Picture this: you’re out having dinner with your friends and suddenly, a group of men in blue – PDRM – come up to you, informing you that you are under arrest. You’re too puzzled and terrified to say anything, so you quietly follow them to the police station. There, you’re taken to a room and interrogated about a robbery that happened in a housing area nearby. You’re innocent, but again, because you’re scared, you don’t know what to say to them.
Then you suddenly remember this one line that you’ve heard in every Law & Order episode you’ve watched: “You have the right to remain silent. Anything you say can and will be used against you in a court of law”. But that’s a crime show in the US, and you’re in Malaysia. Does Malaysia have the same right for you to remain silent or does it say otherwise?
If you’re arrested, you’ll always have your basic rights
First and foremost, it’s important for you to know that you actually have a long list of rights if you’re ever arrested in Malaysia. Just because you’ve been arrested, it doesn’t mean you are going to be immediately thrown in a lockup and left to be helpless. After all, you are still a human being and the presumption of you being innocent until proven guilty exists. So, as a person who has been arrested, the law does provide you with certain rights. Some of them are:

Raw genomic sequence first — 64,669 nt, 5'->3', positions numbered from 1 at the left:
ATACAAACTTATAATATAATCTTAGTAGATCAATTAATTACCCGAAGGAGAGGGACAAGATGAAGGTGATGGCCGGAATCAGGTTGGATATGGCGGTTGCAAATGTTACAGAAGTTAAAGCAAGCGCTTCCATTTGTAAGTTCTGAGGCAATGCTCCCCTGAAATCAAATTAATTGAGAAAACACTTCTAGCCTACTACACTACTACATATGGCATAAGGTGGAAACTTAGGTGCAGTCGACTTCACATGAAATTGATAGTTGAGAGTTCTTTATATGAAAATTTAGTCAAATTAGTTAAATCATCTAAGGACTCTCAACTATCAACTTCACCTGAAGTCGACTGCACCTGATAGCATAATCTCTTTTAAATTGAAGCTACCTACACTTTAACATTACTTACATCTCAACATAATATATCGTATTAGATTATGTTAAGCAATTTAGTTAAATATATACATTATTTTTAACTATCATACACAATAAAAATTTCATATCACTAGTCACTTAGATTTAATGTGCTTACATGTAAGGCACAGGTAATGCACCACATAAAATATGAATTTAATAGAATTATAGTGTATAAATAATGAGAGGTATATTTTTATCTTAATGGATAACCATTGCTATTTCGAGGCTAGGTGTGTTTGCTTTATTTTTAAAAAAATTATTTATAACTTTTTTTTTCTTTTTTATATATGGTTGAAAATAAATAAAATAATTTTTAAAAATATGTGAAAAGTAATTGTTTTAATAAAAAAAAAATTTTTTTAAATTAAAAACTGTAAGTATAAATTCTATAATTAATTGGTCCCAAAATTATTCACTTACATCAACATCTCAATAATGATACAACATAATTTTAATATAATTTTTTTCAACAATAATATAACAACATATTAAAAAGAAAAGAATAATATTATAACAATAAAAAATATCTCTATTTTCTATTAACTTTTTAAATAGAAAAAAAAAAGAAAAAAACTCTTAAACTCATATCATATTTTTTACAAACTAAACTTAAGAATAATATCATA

- the right to ask why you have been arrested
- two telephone calls after you’re arrested (unless the police believe that the calls might be detrimental to the investigation, eg: you might plan a way out)
- a right to get a lawyer to fight your case
You can find more on your rights by reading The Red Book, compiled by The Malaysian Bar.
Under these rights, you’ll also find the right to remain silent. This right basically means that you are under no obligation to answer when the police interrogates you. This is a legal right, so if you’re ever forced to answer, you can just say that you’re merely exercising a right that belongs to you.
For reference, let’s look at the case of Omar bin Daud v Public Prosecutor, where the accused, Omar, was caught during an undercover drug operation. During the trial, the Prosecutor (person building a case AGAINST you) asked why Omar had not said anything when he was told what he was arrested for. The judge who who was deciding the case disallowed the question, stating that Omar was basically exercising his legal right. He said:
“I disallowed that question because, in my view, in electing to remain silent the accused was merely exercising a legal right and therefore no inference of guilt could be drawn against him.”
- Judge Edgar Joseph Jr
But, why do we have the right to silence in the first place? Naturally, if we were accused of something we’re innocent of, we would want to say something to defend ourselves. The interesting thing is, this is exactly why we need the right to remain silent.
The right exists so that you don’t confess to a crime you didn’t commit